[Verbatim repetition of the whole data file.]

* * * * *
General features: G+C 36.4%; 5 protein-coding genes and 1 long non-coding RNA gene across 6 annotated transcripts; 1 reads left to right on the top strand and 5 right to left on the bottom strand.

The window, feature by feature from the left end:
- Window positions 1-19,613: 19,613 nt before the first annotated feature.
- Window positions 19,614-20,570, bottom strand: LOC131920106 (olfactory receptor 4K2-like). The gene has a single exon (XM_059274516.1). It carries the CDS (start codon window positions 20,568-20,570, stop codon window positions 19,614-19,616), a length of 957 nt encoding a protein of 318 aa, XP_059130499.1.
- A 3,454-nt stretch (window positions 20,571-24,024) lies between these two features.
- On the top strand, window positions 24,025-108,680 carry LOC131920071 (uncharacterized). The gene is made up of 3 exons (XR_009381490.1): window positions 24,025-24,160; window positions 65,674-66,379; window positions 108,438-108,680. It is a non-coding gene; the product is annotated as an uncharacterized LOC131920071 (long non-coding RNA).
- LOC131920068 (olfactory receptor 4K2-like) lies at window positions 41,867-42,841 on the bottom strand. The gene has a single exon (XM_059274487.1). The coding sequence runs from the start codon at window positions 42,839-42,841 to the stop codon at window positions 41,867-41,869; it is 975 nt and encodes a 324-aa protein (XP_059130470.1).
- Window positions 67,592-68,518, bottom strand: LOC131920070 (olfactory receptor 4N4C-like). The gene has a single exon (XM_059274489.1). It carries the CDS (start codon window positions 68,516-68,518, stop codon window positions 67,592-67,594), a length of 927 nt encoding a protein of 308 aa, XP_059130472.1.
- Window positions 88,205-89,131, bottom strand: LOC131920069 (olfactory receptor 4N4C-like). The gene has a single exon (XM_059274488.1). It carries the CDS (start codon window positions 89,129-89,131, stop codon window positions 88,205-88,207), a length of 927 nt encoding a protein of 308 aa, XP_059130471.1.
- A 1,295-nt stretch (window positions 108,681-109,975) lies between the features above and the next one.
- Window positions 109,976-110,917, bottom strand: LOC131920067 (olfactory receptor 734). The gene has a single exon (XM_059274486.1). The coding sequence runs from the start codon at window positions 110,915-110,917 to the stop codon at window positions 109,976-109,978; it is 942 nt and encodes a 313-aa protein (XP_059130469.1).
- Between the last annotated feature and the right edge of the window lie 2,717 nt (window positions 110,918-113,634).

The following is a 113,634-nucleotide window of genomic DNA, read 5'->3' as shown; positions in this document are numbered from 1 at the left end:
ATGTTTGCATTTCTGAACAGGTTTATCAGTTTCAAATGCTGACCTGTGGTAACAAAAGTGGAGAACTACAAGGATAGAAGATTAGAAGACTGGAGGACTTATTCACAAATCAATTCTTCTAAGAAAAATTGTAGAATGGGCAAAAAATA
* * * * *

General features: G+C 36.4%; 5 protein-coding genes and 1 long non-coding RNA gene across 6 annotated transcripts; 1 reads left to right on the top strand and 5 right to left on the bottom strand.

The window, feature by feature from the left end:
- Window positions 1-19,613: 19,613 nt before the first annotated feature.
- Window positions 19,614-20,570, bottom strand: LOC131920106 (olfactory receptor 4K2-like). The gene has a single exon (XM_059274516.1). It carries the CDS (start codon window positions 20,568-20,570, stop codon window positions 19,614-19,616), a length of 957 nt encoding a protein of 318 aa, XP_059130499.1.
- A 3,454-nt stretch (window positions 20,571-24,024) lies between these two features.
- On the top strand, window positions 24,025-108,680 carry LOC131920071 (uncharacterized). The gene is made up of 3 exons (XR_009381490.1): window positions 24,025-24,160; window positions 65,674-66,379; window positions 108,438-108,680. It is a non-coding gene; the product is annotated as an uncharacterized LOC131920071 (long non-coding RNA).
- LOC131920068 (olfactory receptor 4K2-like) lies at window positions 41,867-42,841 on the bottom strand. The gene has a single exon (XM_059274487.1). The coding sequence runs from the start codon at window positions 42,839-42,841 to the stop codon at window positions 41,867-41,869; it is 975 nt and encodes a 324-aa protein (XP_059130470.1).
- Window positions 67,592-68,518, bottom strand: LOC131920070 (olfactory receptor 4N4C-like). The gene has a single exon (XM_059274489.1). It carries the CDS (start codon window positions 68,516-68,518, stop codon window positions 67,592-67,594), a length of 927 nt encoding a protein of 308 aa, XP_059130472.1.
- Window positions 88,205-89,131, bottom strand: LOC131920069 (olfactory receptor 4N4C-like). The gene has a single exon (XM_059274488.1). It carries the CDS (start codon window positions 89,129-89,131, stop codon window positions 88,205-88,207), a length of 927 nt encoding a protein of 308 aa, XP_059130471.1.
- A 1,295-nt stretch (window positions 108,681-109,975) lies between the features above and the next one.
- Window positions 109,976-110,917, bottom strand: LOC131920067 (olfactory receptor 734). The gene has a single exon (XM_059274486.1). The coding sequence runs from the start codon at window positions 110,915-110,917 to the stop codon at window positions 109,976-109,978; it is 942 nt and encodes a 313-aa protein (XP_059130469.1).
- Between the last annotated feature and the right edge of the window lie 2,717 nt (window positions 110,918-113,634).

The following is a 113,634-nucleotide window of genomic DNA, read 5'->3' as shown; positions in this document are numbered from 1 at the left end:
ATGTTTGCATTTCTGAACAGGTTTATCAGTTTCAAATGCTGACCTGTGGTAACAAAAGTGGAGAACTACAAGGATAGAAGATTAGAAGACTGGAGGACTTATTCACAAATCAATTCTTCTAAGAAAAATTGTAGAATGGGCAAAAAATA